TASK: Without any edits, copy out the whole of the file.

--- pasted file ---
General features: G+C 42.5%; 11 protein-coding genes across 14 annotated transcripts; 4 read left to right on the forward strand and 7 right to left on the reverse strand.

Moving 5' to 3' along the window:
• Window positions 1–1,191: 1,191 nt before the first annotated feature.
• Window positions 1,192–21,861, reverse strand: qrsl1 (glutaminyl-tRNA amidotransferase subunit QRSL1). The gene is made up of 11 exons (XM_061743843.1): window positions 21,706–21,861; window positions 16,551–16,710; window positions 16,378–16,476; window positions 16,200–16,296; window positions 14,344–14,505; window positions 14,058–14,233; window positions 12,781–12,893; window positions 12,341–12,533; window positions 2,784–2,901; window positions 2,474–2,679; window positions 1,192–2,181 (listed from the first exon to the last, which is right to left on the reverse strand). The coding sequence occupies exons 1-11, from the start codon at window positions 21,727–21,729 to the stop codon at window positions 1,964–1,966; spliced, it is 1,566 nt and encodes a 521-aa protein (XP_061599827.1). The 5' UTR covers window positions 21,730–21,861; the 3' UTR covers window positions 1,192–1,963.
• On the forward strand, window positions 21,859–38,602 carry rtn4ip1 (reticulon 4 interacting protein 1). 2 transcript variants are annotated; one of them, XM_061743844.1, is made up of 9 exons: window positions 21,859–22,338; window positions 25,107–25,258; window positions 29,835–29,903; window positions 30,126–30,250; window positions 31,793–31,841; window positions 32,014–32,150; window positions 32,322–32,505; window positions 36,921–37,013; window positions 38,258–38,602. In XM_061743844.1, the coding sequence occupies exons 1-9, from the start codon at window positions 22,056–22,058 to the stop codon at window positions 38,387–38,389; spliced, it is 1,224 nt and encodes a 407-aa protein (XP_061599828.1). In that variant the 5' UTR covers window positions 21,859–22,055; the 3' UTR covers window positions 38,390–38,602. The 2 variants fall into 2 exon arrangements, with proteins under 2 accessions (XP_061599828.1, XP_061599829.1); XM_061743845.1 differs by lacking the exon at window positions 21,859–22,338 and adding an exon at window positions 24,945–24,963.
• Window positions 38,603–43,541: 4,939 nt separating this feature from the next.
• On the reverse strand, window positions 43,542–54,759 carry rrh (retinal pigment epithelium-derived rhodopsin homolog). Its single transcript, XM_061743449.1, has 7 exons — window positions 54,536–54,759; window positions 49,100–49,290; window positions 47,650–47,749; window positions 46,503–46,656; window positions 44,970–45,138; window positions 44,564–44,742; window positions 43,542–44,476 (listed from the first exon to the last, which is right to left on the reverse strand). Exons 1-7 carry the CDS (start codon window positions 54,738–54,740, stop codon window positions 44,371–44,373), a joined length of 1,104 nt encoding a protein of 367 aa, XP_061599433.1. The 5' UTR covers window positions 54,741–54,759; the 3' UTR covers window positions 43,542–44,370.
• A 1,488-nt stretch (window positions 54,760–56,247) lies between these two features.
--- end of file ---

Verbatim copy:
General features: G+C 42.5%; 11 protein-coding genes across 14 annotated transcripts; 4 read left to right on the forward strand and 7 right to left on the reverse strand.

Moving 5' to 3' along the window:
• Window positions 1–1,191: 1,191 nt before the first annotated feature.
• Window positions 1,192–21,861, reverse strand: qrsl1 (glutaminyl-tRNA amidotransferase subunit QRSL1). The gene is made up of 11 exons (XM_061743843.1): window positions 21,706–21,861; window positions 16,551–16,710; window positions 16,378–16,476; window positions 16,200–16,296; window positions 14,344–14,505; window positions 14,058–14,233; window positions 12,781–12,893; window positions 12,341–12,533; window positions 2,784–2,901; window positions 2,474–2,679; window positions 1,192–2,181 (listed from the first exon to the last, which is right to left on the reverse strand). The coding sequence occupies exons 1-11, from the start codon at window positions 21,727–21,729 to the stop codon at window positions 1,964–1,966; spliced, it is 1,566 nt and encodes a 521-aa protein (XP_061599827.1). The 5' UTR covers window positions 21,730–21,861; the 3' UTR covers window positions 1,192–1,963.
• On the forward strand, window positions 21,859–38,602 carry rtn4ip1 (reticulon 4 interacting protein 1). 2 transcript variants are annotated; one of them, XM_061743844.1, is made up of 9 exons: window positions 21,859–22,338; window positions 25,107–25,258; window positions 29,835–29,903; window positions 30,126–30,250; window positions 31,793–31,841; window positions 32,014–32,150; window positions 32,322–32,505; window positions 36,921–37,013; window positions 38,258–38,602. In XM_061743844.1, the coding sequence occupies exons 1-9, from the start codon at window positions 22,056–22,058 to the stop codon at window positions 38,387–38,389; spliced, it is 1,224 nt and encodes a 407-aa protein (XP_061599828.1). In that variant the 5' UTR covers window positions 21,859–22,055; the 3' UTR covers window positions 38,390–38,602. The 2 variants fall into 2 exon arrangements, with proteins under 2 accessions (XP_061599828.1, XP_061599829.1); XM_061743845.1 differs by lacking the exon at window positions 21,859–22,338 and adding an exon at window positions 24,945–24,963.
• Window positions 38,603–43,541: 4,939 nt separating this feature from the next.
• On the reverse strand, window positions 43,542–54,759 carry rrh (retinal pigment epithelium-derived rhodopsin homolog). Its single transcript, XM_061743449.1, has 7 exons — window positions 54,536–54,759; window positions 49,100–49,290; window positions 47,650–47,749; window positions 46,503–46,656; window positions 44,970–45,138; window positions 44,564–44,742; window positions 43,542–44,476 (listed from the first exon to the last, which is right to left on the reverse strand). Exons 1-7 carry the CDS (start codon window positions 54,738–54,740, stop codon window positions 44,371–44,373), a joined length of 1,104 nt encoding a protein of 367 aa, XP_061599433.1. The 5' UTR covers window positions 54,741–54,759; the 3' UTR covers window positions 43,542–44,370.
• A 1,488-nt stretch (window positions 54,760–56,247) lies between these two features.